One Miracle, Many Doubts

A feat of heart surgery sharpens the debate over benefits and costs

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In terms of the poor, the comparisons look even worse. "We are not giving basic medical care to people in the inner cities," says Tom Preston, chief of cardiology at the Pacific Medical Center in Seattle. A liver transplant of the kind that little Amie Garrison needs would finance a year's operation by a San Francisco inner-city clinic that provides 30,000 office visits in that time. Says Harmon Smith, a professor of moral theology at Duke: "I don't understand the fascination with these absurd, bizarre experiments when we have babies born every day in the U.S. who are brain-damaged because of malnutrition.

It is a serious indictment of our society." Barton Bernstein, a historian at Stanford, takes a similar but broader view: "Changing the conditions of poverty would improve health more than all the medical innovations we are going to get in the next decade."

Among those who criticize the financial inefficiency of spectacular surgical experiments, the most common prescription is a greater emphasis on preventive medicine—immunization, examination, nutrition—and not just medicine but a healthier way of living. "Control smoking, alcohol, handguns, overeating and seat belts," says Speer, "and that would be a new world." Sensible though such suggestions are, they are highly colored by wishful thinking.

What is far more likely, since overall demand exceeds overall ability to pay, is some form of rationing or restriction.

"There is no question that we face rationing," says Morris Abram, the New York attorney who served from 1979 to 1983 as chairman of the President's commission on medical ethics. But Gregory Pence, who teaches ethics at the University of Alabama Medical School, offers a warning: "Medical costs are uncontrollable because we lack moral 'agreement about how to deny medical services. Deciding how to say 'no,' and to say it with honesty and integrity, is perhaps the most profound, most difficult moral question our society will face in coming years. But face it we must, for the alternative is disastrous."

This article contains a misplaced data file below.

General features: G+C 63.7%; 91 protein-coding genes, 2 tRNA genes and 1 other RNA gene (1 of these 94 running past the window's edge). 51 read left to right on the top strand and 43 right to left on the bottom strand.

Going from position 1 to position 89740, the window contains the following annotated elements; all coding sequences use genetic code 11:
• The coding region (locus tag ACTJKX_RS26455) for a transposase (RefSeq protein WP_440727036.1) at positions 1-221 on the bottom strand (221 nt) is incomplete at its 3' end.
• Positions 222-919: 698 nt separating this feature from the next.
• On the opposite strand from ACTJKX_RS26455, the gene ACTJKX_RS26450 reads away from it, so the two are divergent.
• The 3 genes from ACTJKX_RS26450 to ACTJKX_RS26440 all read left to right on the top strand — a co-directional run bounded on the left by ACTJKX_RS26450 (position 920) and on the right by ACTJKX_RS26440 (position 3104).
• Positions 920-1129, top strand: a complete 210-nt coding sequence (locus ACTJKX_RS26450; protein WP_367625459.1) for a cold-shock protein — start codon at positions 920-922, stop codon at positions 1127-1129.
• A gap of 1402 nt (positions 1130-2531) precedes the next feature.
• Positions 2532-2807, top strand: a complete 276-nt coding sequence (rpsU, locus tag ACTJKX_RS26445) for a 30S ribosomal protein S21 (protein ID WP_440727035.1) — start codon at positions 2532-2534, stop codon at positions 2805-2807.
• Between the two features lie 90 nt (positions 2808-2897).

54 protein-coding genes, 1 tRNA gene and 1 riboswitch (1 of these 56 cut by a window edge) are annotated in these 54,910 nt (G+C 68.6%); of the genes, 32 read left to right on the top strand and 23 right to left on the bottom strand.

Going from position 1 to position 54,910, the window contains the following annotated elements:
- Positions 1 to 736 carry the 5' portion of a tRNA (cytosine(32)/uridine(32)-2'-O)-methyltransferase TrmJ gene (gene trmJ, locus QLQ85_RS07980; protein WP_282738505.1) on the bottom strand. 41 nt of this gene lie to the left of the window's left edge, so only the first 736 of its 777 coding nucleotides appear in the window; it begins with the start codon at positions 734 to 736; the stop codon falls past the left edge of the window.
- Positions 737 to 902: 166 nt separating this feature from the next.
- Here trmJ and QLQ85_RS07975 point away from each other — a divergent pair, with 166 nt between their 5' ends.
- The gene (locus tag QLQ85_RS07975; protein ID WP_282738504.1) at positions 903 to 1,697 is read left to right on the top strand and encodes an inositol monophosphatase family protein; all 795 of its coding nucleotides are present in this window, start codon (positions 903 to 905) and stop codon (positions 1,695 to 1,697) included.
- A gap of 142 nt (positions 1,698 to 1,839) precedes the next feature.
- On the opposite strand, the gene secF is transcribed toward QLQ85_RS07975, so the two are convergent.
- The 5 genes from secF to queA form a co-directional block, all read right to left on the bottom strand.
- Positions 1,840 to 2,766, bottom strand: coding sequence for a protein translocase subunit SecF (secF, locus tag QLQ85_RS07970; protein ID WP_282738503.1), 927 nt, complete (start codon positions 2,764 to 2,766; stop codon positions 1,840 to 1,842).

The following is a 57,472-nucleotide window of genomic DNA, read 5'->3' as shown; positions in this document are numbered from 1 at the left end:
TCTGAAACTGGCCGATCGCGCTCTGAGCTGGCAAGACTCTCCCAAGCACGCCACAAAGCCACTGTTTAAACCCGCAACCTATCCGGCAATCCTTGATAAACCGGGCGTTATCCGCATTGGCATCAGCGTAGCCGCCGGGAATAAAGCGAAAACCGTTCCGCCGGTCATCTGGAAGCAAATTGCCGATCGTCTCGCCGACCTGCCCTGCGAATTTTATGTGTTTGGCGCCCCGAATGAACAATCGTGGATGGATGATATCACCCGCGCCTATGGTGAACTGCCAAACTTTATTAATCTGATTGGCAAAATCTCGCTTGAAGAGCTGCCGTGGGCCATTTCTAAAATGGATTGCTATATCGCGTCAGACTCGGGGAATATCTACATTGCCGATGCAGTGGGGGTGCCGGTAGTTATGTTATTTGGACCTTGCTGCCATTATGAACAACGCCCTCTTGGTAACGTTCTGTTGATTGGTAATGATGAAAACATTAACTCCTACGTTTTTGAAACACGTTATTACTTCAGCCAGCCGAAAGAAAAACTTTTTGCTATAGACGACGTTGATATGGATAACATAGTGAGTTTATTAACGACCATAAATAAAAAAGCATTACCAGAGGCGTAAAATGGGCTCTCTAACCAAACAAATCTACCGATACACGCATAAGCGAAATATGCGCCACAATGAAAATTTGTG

Triage is the French military term for the battlefront procedure by which overworked surgeons reject some casualties as too lightly wounded to require treatment, reject others as too badly wounded to be saved, and concentrate their limited resources on the remainder. No matter how it is done, triage is a cruel procedure, perhaps an immoral one, but generally recognized as necessary.

Nobody likes to admit that triage is already being employed in high-tech medicine. When a Long Island hospital was accused last summer of posting color-coded charts next to patients who could be allowed to die, its officials loudly denied the district attorney's accusations and the matter was allowed to drop.

But there are many ways of practicing triage. One of the simplest, quite possibly illegal, is by age. One reason both Barney Clark and William Schroeder wanted artificial hearts was that they were both over 50, the unofficial cutoff point for heart transplants. Schroeder had been rejected three times. A more ambiguous standard is the idea that doctors should decide on their own who is best suited for high-tech treatment. But who should get preference—the most sick or the least sick?

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